Giving birth was one of the most uncomfortable things I’ve been through. I was in so much pain and even when my water broke and I was fully dilated, the baby’s head hadn’t dropped so my doctor wanted to wait a bit more and I just wanted the baby out.

Related: How to overcome—and heal—from a traumatic birth

I repeated to my husband, “I can’t do this. I can’t.” I just wanted it to be over. I had a Vacuum Extraction and I just remember yelling, “TAKE HIM OUT.” I felt his head coming out and my perineum tearing. They put him on my chest and my husband took that picture.

I was so distressed and felt so weak. The pediatrician was there and she kept asking if I was OK. At one point I started feeling dizzy and I told her to take him away. I couldn’t hold him anymore. I started feeling drowsy and all I could see were lights. I couldn’t see my husband’s face, the nurses, or anything, and I kept telling him, “I can’t see you.”

After that, all I can remember are the nurses and the anesthesiologist trying to keep me awake and asking me my name. The next day, back in the room, my husband broke into tears and told me that I was out and they had to bring me back more than once. My blood pressure had dropped and I had lost a lot of blood. He was so scared that he was going to lose me, but I couldn’t remember a thing.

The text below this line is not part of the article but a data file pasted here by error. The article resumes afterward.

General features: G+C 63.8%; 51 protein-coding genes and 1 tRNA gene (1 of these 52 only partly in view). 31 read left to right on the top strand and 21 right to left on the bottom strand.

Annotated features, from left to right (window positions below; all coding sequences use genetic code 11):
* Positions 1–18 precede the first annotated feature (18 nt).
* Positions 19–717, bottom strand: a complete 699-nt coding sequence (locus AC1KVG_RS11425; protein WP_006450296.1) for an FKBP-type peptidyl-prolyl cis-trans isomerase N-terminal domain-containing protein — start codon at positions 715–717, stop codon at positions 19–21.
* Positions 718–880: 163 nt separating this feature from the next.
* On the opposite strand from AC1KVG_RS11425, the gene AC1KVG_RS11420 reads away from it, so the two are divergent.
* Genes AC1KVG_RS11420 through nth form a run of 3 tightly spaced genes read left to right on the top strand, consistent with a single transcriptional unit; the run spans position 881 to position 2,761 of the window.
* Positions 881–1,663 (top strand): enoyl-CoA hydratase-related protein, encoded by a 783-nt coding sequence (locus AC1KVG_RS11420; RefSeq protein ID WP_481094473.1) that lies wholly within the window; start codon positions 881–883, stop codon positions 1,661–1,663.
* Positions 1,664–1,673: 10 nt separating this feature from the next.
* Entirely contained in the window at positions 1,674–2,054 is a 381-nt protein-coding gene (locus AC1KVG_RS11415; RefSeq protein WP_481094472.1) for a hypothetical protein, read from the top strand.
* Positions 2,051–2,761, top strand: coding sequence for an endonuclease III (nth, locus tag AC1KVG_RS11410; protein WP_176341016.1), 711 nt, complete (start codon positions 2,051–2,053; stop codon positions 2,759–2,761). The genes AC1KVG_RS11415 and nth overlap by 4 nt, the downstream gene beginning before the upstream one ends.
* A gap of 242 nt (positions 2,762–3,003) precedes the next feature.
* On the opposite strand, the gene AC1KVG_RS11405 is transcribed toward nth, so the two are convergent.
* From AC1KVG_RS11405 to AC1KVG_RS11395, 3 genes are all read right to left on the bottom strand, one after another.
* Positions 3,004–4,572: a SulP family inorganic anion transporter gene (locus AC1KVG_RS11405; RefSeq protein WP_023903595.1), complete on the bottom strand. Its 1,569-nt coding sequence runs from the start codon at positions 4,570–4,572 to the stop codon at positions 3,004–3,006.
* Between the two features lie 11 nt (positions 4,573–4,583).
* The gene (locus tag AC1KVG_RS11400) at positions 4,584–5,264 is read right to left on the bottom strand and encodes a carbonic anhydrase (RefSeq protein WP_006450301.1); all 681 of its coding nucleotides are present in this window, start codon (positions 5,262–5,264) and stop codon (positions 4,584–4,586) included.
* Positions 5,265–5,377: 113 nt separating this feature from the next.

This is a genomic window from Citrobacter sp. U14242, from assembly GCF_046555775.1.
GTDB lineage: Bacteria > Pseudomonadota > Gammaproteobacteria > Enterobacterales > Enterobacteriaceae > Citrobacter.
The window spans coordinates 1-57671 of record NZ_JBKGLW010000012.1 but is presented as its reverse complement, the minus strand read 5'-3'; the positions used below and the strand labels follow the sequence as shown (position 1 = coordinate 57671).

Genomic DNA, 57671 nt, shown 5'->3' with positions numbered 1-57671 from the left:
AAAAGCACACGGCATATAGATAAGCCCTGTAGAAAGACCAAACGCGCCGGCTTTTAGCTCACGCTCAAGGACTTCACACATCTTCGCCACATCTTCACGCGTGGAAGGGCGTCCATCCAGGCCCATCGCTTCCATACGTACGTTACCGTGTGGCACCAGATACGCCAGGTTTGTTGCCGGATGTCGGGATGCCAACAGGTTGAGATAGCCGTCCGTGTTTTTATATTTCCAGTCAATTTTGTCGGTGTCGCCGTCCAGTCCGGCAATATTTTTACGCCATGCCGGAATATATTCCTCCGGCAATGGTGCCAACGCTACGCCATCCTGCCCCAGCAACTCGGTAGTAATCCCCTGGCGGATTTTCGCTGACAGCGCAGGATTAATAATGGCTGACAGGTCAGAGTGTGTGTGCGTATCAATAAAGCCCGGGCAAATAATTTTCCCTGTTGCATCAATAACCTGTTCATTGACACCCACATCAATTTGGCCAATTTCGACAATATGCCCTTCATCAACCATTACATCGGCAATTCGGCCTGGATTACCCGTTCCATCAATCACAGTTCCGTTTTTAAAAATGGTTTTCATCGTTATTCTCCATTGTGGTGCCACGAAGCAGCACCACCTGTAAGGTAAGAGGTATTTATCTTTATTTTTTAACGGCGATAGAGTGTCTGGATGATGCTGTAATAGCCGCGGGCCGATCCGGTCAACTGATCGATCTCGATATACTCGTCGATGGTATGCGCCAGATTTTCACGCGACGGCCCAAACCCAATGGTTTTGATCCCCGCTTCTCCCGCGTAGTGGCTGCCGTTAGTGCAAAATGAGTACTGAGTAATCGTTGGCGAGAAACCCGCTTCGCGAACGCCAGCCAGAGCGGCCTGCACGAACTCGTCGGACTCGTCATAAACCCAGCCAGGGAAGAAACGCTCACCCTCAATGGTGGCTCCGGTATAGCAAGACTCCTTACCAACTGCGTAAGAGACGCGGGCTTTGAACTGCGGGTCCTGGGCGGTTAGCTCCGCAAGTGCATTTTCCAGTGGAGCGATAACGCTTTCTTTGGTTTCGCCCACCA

Related: To the mama battling depression: It’s okay to not be okay

We came back home and we have tried to live a “normal” life. My husband has been very supportive with the baby, the household and everything else. But like many people, when I told him I was depressed (and since he’s very pragmatic), he just said to me: “But don’t be depressed.” Yeah, why didn’t I think that before?

Some people don’t understand that depression is not just being sad. It’s far more than that. It’s feeling like you’re in a void, feeling hopeless—a burden, lost, incapable of doing the most simple tasks and yet you have to go through the day trying to keep your shit together especially now that you have a baby. It drains your energy and some days you feel like you can’t breathe and all you do is cry. 

I love my baby…I think… I don’t have all this motherhood stuff figured out yet, especially since I didn’t have that, “I’ve loved you since I knew you were inside me” moment. Like I said, I love my baby but I still think motherhood isn’t my cup of tea.